The Directors’ Guild has called on the province to create an equity investment fund to replace the one the government cavalierly eliminated as well as to increase the base incentive fund percentage rate to attract new productions so “the industry can return to pre-2015 activity and prevent the out-migration of the professional crew base… The current incentive is less appealing to major producers because it’s not competitive with the incentives offered in other jurisdictions (be it labour based tax credit or all spend incentive).”
“When we had a tax credit it was extremely competitive,” says Laura Mackenzie, executive director of Screen Nova Scotia, the industry promoting organization. “We can compete with our incredibly beautiful, untouched locations, and world-class cast and crew but, at the end of the day, international players look at their bottom line, and currently Nova Scotia is just not as economically viable as other jurisdictions.”
Screen Nova Scotia has been holding ongoing meetings with various provincial government departments — Nova Scotia Business Inc., Communities, Culture and Heritage — to try to convince them, with facts and real numbers, that the new system simply isn’t working as well as the old one, and that changes must be made.
“We feel that there is interest from the Government to make some of the improvements we need, and that’s encouraging,” Mackenzie says, “but unfortunately it’s a slow process, and every production season we move through without these advancements, mean more jobs lost.”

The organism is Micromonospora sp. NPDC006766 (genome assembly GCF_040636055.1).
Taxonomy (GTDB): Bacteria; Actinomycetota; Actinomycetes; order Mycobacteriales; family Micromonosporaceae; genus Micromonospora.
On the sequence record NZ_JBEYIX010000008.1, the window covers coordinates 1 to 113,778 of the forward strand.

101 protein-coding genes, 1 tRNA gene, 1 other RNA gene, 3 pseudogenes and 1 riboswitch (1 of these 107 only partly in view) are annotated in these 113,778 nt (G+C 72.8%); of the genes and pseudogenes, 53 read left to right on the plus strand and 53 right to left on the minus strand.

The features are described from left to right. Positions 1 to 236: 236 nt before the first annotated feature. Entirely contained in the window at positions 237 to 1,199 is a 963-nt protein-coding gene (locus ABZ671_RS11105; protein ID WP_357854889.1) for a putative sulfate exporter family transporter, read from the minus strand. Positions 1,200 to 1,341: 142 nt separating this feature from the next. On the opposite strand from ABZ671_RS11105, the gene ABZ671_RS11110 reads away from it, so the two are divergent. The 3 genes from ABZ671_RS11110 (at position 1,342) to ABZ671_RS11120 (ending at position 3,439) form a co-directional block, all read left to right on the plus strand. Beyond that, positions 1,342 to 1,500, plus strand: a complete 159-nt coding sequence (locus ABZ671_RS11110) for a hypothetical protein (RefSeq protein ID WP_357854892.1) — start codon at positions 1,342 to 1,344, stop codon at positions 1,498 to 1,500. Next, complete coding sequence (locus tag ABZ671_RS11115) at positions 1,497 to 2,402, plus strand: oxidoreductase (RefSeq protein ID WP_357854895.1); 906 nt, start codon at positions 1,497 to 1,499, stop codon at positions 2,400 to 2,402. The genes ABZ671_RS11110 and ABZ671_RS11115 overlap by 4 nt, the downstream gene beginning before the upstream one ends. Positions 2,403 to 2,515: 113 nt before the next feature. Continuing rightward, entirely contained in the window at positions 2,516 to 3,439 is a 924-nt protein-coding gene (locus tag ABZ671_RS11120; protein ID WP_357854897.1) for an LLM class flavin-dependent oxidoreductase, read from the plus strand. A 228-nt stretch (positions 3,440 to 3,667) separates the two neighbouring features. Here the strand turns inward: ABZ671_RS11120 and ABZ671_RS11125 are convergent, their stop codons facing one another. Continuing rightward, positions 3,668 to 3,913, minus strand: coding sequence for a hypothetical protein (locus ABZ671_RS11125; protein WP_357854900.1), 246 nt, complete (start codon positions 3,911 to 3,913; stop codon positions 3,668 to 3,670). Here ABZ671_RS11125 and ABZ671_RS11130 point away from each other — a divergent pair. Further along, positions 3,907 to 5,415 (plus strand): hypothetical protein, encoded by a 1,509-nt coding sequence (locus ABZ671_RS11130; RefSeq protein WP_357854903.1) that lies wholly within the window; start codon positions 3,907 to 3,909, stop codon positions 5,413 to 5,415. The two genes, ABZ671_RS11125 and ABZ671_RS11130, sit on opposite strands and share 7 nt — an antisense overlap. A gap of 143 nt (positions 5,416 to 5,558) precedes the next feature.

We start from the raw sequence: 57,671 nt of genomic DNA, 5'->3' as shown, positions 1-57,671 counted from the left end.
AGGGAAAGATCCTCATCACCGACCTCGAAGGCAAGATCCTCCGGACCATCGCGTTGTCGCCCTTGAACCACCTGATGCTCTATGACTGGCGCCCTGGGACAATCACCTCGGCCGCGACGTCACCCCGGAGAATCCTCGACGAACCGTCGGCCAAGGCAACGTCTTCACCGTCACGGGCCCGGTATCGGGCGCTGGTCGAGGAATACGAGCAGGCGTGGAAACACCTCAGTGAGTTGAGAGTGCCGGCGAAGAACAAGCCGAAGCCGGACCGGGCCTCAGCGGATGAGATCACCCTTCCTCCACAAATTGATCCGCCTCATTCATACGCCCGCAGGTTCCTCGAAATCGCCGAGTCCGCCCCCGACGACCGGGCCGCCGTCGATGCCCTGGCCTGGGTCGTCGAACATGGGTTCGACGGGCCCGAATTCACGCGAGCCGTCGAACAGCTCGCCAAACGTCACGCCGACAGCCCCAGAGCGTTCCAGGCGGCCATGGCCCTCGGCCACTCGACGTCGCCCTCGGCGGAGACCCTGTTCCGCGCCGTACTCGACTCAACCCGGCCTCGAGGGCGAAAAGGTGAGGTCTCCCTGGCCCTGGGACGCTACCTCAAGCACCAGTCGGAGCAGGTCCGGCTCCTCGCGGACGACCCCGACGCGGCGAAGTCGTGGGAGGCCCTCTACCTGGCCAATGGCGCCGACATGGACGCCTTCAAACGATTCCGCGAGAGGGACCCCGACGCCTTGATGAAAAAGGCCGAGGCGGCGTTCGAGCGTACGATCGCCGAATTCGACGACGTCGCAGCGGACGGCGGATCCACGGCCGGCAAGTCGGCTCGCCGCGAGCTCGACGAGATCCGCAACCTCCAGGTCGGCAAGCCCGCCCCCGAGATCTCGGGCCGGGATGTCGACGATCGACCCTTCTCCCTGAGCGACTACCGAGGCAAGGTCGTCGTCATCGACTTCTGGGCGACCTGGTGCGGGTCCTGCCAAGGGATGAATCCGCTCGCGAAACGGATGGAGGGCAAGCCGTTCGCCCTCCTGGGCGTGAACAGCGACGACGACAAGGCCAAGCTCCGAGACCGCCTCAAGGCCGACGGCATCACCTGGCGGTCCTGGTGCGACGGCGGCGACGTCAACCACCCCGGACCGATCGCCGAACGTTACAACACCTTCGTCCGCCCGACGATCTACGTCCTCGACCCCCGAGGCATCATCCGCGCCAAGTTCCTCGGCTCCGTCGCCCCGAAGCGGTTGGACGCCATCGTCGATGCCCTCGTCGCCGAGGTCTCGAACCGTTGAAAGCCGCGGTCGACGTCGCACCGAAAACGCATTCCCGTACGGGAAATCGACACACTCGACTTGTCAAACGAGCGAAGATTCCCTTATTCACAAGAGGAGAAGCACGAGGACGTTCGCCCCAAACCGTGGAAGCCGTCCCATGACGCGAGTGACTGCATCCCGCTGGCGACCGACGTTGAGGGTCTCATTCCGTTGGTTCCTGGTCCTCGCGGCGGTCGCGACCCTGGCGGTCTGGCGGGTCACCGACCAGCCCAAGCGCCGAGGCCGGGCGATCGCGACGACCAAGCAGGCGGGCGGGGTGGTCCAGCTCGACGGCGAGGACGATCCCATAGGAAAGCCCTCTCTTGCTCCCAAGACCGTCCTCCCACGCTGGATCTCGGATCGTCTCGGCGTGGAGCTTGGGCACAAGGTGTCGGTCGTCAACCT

More jobs lost. More opportunities lost.
Meanwhile, Stephen McNeil lives in a Hollywood of his head, where there’s “lots of activity” and the industry is adapting to his enhanced reality.
I’ve worked on NS feature films and TV shows since 1992. After Toronto, Vancouver and Montreal we had become the the largest film production province. We used to joke that we were “Halliwood”.
From 1997 Halifax had a pretty decent sound stage in Electropolis where everything from stop motion animation (Poko, Lunar Jim) to major international features (Sea Wolf, Moby Dick) were shot along with substantial location shoots in rural NS places like Shellburne. Not sure how much outside film production money has come here since the Liberals’ imposed their FATPIF, but Sea Wolf and Moby Dick alone had budgets of $26m and $33m respectively, most of which was spent here. I don’t believe we will see anything on that scale here anytime soon.
Like the camera/lighting rental infrastructure we had, I have seen good friends driven out of NS due lack of work caused by this ill-considered policy. One thing you can say for sure about folks who have torn their kids out of school, sold their homes farewelled their parents and struggled to re-establish themselves in the thriving Vancouver film industry is that they are not sitting by the phone waiting for the call to come home. These skilled, entrepreneurial, young people who learned their profession here underwritten over many years by the NS government are gone for good. Toronto and Vancouver are now enjoying the benefits of our investment in them. I suppose McNeil must feel sorry that these prospering cities have allowed themselves to be exploited by film and TV production, unlike Nova Scotia. We’re much smarter here out east.
It’s not often a Premier gets to virtually wipe out an entire successful, legal industry. Stephen McNeil has come close.
So sad. A loss of great work, some of our most creative and hardworking people, and invaluable opportunities to promote Nova Scotia abroad.
The premier’s go-to talking point was that the credit grew over time but our portion of the overall industry did not. He kept quoting the number. Please find that and compare it to where we are now. My sense is the overall industry is producing a lot more now than in 2014 while we in NS produce less.
Fyi – 6th paragraph, the drop in ACTRA days worked since 2014 would be 63 percent, not 40 percent as written.